Commission Music

Commission Music
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Tuesday, 17 December 2002

It is entirely clear that in our current system, few people other than artists enjoy their jobs so much that they would keep doing them if they didn�t have to. It is also clear that our current system is entirely unsustainable. Our primary goal in our current system is economic growth. This means we must keep making more things every year than we did the year before, over and above any population growth. And such is our system that if we fail to grow in a year, we are in a recession and many people end up out of work. Popularly, this is not seen as a shortcoming of the system, but rather as a moral failing of the individuals affected. Furthermore, the system requires the middle class to consume more and more every year. There is only so much stuff that people want to have, however, so that it is necessary to make things disposable. The only way to keep the middle classes consuming more and more is to make them throw away what they already have. This ever-rising so-called �standard of living� does not grow higher when people must work at jobs that they do not like so they can buy things to throw them away. Meanwhile, the environmental and human costs of raw materials continue to mount. For a few to live like disposable aristocracy, others must live in poverty and environmental damage and wasting of resources must mount higher and higher.

Because this kind of capitalist excess is socially and environmentally unstable and unsustainable, it will fall. The only question is how. We can sit and wait until the ocean levels rise, disastrous uncharacteristic weather patterns pummel us, and asymmetric warfare rains down upon us from all sides, or we can act now and avert carnage, extinctions and continuing genocide.

Aside from these points, the primary weakness of our system is over and under centralization. Some systems are over centralized. Other systems have no central planning whatsoever. All of these systems are setup as inefficiently as possible so that elite individuals can profit off the inefficiency and pocket the difference between dollars spent and value received.

We can build a better system. We can break away from the old one.

I foresee the western parts of the United States breaking away from the Union. People in Northern California, Oregon and Washington will say no more to a system where civil rights have been whittled down to the right to chose what color car to buy. We will say no more to enslaving the third world for private profit. We will say no more to people being poisoned by pesticides, condemned to poverty and stuck toiling away our lives in stupid jobs that offer us no freedom or leisure time.

We will couple automation with sustainable development. Nobody�s time will be more valuable than anyone else�s. Production will be to fit human needs rather than capitalistic growth. Things are valuable only in so much as the benefit human lives. We will cease production of pointlessly disposable items. Durable goods will actually be durable, re-usable and recyclable. Buildings will not be knocked over for no reason. Instead of principles of capital and ownership, we will have principles of use and collectivization. People will form voluntary associations locally to meet local needs. Every home will be a squat. The residents will have the means to maintain their homes and their collective living arrangements.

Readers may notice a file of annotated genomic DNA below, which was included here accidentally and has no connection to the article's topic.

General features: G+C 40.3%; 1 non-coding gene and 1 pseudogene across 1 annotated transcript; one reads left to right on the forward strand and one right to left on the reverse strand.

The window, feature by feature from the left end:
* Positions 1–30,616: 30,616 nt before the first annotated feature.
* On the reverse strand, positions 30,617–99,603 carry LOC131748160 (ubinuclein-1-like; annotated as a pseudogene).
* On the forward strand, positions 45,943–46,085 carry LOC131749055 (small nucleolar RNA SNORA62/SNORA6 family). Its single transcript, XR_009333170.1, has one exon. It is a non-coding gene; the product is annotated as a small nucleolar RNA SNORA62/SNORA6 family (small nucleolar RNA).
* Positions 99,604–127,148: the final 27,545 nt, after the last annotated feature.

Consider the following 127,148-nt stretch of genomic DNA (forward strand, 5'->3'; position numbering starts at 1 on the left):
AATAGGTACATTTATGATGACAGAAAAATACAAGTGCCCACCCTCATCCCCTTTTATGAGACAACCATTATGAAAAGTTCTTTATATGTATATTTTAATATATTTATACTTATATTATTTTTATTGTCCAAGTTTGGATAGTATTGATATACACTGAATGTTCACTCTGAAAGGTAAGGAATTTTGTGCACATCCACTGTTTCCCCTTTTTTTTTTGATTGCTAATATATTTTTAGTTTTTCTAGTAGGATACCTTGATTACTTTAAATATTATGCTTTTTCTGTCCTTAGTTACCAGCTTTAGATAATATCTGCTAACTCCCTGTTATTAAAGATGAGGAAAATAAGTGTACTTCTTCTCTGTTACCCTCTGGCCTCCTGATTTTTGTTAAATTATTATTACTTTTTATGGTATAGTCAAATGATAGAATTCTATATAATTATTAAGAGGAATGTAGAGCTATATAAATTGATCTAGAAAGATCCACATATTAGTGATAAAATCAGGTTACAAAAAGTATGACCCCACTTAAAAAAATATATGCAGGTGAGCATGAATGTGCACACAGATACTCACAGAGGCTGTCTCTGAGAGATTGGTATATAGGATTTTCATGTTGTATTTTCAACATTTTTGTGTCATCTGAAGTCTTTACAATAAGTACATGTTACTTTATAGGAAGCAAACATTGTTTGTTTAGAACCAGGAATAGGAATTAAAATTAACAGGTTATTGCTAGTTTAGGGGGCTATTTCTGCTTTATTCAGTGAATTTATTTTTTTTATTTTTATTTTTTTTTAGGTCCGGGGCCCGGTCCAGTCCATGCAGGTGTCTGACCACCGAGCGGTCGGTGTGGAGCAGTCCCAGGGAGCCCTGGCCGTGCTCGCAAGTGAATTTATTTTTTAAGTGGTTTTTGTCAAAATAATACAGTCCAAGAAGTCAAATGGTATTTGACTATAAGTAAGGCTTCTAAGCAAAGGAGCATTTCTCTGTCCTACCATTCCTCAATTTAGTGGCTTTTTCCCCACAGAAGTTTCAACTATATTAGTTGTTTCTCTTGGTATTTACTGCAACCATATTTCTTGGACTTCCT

Corporations will cease, with all factory production automated and run by the government. Less will be made, because less will be needed. As much as possible, items produced locally will be consumed locally.

People will brew their own beer, and their own biodiesel, and generate their own power with the solar arrays on their roofs. Yet many tools will be owned in common. Few people actually need their own vacuum cleaner. Almost no one who has one uses it everyday. Because of growth, inefficiency and systems of ownership, people currently must buy all the tools they might ever need. However, alternatives exist even now. In Berkeley, there is a tool library that residents with a library card may check out tools from. I foresee a future where many tools are owned in common by neighborhoods, blocks, buildings or associations. The interconnectedness and interdependence of all people will be clear. No one�s time will be worth more or less than anyone else�s. The currency will be measured in hours.

People will still work as teachers, as nurses, as firefighters as repair people, but fewer hours will be required. These people will have time to peruse art, sports, music, crafts, and passion. No one will be made to live in poverty for the benefit of anyone else.

This can and will come about. There is no reason to continue our unequal, disposable and militaristic social systems. Too often we resemble what is worst about human nature. There is no reason not to resemble the best. The technology we require is present. All we need is the will to make our vision happen.

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